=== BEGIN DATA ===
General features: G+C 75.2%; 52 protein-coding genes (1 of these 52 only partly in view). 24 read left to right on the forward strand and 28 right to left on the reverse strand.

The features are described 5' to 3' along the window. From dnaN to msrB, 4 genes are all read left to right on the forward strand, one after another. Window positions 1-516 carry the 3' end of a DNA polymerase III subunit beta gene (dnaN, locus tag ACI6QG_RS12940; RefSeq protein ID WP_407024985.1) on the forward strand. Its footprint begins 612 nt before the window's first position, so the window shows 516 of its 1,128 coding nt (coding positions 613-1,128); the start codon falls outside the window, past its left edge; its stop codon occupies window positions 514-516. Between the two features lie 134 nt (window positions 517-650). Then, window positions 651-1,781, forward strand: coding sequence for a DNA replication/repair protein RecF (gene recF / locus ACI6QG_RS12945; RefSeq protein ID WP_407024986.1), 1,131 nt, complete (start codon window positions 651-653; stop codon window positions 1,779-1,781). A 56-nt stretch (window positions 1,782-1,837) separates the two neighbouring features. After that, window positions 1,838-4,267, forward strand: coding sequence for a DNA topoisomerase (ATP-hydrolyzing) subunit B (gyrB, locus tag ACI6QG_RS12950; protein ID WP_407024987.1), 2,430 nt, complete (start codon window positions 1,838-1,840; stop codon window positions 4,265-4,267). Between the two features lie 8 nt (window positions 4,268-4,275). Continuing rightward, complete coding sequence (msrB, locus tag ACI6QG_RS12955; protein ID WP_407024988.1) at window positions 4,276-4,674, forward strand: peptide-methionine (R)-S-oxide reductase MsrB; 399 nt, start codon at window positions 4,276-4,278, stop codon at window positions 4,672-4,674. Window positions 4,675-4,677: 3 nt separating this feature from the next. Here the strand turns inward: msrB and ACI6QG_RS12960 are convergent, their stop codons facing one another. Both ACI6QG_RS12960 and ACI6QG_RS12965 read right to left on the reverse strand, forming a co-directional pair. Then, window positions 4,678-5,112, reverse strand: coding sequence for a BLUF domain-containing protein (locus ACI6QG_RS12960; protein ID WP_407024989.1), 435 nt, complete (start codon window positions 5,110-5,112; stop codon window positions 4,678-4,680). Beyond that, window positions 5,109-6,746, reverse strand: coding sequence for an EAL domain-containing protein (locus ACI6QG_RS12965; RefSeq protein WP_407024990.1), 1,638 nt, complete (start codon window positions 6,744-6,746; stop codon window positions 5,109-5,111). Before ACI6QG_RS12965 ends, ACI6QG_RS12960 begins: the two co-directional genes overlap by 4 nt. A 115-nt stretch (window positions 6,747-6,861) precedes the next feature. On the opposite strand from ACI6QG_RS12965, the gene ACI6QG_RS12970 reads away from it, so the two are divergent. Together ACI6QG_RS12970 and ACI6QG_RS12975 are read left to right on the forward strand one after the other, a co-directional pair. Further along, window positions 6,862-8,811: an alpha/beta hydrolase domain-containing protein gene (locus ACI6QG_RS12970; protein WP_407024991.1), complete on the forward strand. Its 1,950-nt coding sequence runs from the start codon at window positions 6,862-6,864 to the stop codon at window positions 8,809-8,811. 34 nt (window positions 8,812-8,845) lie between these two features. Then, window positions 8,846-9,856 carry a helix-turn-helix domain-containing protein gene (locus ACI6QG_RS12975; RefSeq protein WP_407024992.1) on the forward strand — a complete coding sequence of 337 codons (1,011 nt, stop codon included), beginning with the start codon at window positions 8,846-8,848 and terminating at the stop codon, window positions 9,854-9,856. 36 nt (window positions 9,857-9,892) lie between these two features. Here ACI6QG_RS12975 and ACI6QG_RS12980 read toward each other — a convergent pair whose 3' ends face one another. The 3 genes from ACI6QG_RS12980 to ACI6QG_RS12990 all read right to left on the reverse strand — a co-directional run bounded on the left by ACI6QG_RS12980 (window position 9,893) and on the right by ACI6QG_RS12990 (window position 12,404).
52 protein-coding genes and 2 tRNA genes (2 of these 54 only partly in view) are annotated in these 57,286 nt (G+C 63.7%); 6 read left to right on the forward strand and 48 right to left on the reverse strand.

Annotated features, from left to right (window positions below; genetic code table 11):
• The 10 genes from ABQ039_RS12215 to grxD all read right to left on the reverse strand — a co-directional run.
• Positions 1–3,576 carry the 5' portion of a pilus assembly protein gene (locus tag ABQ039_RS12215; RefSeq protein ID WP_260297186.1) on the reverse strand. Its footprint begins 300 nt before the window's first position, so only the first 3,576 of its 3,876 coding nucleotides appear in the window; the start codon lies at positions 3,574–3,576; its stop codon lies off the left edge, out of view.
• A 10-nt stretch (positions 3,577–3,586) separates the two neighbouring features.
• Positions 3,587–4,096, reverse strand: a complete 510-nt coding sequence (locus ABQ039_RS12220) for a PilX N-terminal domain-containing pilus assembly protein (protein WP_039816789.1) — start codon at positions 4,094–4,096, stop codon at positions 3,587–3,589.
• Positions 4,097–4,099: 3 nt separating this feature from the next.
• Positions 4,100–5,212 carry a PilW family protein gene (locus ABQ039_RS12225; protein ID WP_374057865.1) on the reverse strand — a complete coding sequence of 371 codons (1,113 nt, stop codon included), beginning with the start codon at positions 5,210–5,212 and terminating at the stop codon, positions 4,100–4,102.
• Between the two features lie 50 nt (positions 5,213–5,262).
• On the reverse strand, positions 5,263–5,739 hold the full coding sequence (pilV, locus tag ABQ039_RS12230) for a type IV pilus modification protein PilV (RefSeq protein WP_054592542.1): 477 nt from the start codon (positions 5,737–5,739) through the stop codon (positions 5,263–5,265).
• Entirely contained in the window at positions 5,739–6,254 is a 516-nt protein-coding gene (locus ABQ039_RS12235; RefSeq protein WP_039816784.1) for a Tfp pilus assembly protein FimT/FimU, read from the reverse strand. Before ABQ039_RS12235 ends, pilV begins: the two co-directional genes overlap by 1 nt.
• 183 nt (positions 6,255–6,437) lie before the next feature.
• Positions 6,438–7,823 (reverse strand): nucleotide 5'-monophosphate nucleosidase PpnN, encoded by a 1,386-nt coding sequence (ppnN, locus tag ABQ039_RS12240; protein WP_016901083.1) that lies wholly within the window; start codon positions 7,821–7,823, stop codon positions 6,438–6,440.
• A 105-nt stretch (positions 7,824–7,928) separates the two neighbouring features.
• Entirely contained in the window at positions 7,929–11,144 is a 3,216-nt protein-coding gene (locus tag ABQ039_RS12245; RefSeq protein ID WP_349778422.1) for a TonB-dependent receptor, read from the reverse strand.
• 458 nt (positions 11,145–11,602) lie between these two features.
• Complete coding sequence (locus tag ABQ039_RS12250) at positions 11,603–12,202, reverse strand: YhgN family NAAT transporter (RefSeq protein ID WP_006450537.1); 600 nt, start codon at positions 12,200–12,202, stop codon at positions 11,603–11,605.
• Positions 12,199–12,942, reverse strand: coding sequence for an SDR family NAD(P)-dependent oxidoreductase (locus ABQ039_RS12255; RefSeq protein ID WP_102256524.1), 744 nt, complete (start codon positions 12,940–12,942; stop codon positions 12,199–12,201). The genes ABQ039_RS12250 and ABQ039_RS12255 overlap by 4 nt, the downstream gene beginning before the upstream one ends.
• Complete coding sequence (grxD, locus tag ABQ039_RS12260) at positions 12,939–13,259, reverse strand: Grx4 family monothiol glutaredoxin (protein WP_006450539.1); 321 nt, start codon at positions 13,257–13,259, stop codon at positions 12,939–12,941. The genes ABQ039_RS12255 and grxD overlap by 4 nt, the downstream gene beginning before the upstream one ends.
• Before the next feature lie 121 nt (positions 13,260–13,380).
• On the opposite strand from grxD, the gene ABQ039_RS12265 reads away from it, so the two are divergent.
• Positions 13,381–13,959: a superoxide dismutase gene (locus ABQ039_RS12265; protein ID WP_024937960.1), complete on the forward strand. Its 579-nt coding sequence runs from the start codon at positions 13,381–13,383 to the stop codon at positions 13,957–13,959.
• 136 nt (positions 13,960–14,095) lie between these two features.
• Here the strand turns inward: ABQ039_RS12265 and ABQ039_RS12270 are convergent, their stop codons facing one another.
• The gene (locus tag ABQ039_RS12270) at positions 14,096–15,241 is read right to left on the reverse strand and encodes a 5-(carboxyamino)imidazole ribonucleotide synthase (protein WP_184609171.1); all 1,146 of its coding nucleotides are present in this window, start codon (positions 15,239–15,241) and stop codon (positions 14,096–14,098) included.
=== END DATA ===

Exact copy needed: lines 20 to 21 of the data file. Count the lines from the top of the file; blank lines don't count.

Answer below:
• Positions 12,199–12,942, reverse strand: coding sequence for an SDR family NAD(P)-dependent oxidoreductase (locus ABQ039_RS12255; RefSeq protein ID WP_102256524.1), 744 nt, complete (start codon positions 12,940–12,942; stop codon positions 12,199–12,201). The genes ABQ039_RS12250 and ABQ039_RS12255 overlap by 4 nt, the downstream gene beginning before the upstream one ends.
• Complete coding sequence (grxD, locus tag ABQ039_RS12260) at positions 12,939–13,259, reverse strand: Grx4 family monothiol glutaredoxin (protein WP_006450539.1); 321 nt, start codon at positions 13,257–13,259, stop codon at positions 12,939–12,941. The genes ABQ039_RS12255 and grxD overlap by 4 nt, the downstream gene beginning before the upstream one ends.